In order for any cultural group to maintain their identity in the face of changing landscapes, being connected to the land and ecosystem is paramount. In light of colonial influences, rapid globalization, environmental change, and dietary delocalization this connection is as important as ever to indigenous peoples. The levels of complexity involved in reconnecting to ancestral landscapes are also immense due to geographic restrictions, governmental policies, and loss of cultural knowledge. However, there are ways in which Federal Agencies and Tribal Nations can work together to cultivate these connections and foster new vehicles for the transmission of cultural knowledge that benefit both parties.
One avenue to explore in the creation of improved dialogue between Federal Land Managers and Indigenous groups is the role that cultural keystone species play in environmental stewardship and ecosystem vitality. Cultural keystone species as a concept has been defined as a, “…culturally salient species that shape in a major way the cultural identity of a people, as reflected in the fundamental roles these species have in diet, materials, medicine, and/or spiritual practices” (Garibaldi and Turner 2004). Although the bulk of the literature regarding cultural keystone species focus the attention on animal species, this project turned the attention to plants. There are several examples in the literature of such species such as Mesquite in the American Southwest, Prickly Pear Cactus in Madagascar, and Western Red-Cedar in British Columbia. The TNTCX has focused on Rivercane as a cultural keystone species with potential to improve riverine habit, water quality, erosion control, and cultural revitalization practices threatened by decolonization.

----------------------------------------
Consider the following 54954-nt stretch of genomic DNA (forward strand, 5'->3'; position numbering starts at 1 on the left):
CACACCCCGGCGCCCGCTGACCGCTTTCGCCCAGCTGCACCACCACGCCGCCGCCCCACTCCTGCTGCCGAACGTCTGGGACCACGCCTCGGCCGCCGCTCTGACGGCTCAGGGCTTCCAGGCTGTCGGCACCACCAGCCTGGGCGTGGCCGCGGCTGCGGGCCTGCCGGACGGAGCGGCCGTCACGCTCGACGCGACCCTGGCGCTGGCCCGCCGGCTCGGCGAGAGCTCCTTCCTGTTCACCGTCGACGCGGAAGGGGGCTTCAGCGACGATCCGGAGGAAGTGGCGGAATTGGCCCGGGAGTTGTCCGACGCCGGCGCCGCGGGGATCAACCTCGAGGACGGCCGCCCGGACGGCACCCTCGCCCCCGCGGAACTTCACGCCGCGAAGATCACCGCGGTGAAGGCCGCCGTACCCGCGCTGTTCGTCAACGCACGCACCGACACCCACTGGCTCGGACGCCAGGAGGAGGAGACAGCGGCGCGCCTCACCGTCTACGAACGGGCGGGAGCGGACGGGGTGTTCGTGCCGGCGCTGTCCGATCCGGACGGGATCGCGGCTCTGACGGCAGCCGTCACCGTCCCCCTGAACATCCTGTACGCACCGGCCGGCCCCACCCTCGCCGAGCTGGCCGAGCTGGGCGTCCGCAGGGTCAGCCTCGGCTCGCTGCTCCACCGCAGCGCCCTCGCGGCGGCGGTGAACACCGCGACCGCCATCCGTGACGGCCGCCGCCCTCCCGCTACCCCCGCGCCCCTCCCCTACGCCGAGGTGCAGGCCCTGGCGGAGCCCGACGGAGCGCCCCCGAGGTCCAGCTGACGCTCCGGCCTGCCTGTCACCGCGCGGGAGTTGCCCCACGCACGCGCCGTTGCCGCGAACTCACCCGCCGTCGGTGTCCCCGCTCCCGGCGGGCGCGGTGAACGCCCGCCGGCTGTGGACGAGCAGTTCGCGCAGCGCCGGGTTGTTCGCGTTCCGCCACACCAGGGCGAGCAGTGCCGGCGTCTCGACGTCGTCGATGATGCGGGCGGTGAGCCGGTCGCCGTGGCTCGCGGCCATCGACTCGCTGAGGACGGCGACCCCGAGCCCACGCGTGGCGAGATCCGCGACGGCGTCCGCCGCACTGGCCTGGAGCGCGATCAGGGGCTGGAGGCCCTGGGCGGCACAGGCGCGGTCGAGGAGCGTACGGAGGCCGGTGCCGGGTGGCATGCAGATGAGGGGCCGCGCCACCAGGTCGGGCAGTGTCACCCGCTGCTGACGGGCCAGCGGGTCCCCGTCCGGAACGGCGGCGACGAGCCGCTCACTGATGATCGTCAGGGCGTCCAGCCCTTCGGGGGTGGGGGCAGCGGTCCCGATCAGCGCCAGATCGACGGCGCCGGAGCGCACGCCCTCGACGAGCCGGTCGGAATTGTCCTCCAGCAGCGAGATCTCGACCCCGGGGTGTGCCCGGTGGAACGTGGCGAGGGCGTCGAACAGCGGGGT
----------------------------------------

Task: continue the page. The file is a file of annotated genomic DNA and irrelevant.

Rivercane (Arundinaria gigantea) is a large native grass, technically a bamboo, found mostly throughout the southeastern United States, however it ranges from Florida to eastern Texas in the south, parts of the Midwest, and north to New York. This species is crucial to the culture of many Native American communities in the Southeastern United States. For hundreds of years, rivercane material has been utilized for both sacred and mundane cultural practices critical to the cultural continuity of indigenous communities. In addition to hunting and gathering purposes, such as blow guns, fishing creels and baskets, rivercane also has many environmental benefits including erosion control, protecting and improving water quality, and providing habitat for native fish and wildlife species.
Although dense stands of cane, known as canebrakes, were once abundant in the Southeastern United States, they are now a critically endangered ecosystem due to agriculture, climate, grazing, fire suppression, water management, and urbanization throughout the entirety of their range. USACE projects directly and indirectly contribute to these threats and stressors, thus the agency is taking proactive approaches to sustainable restoration practices.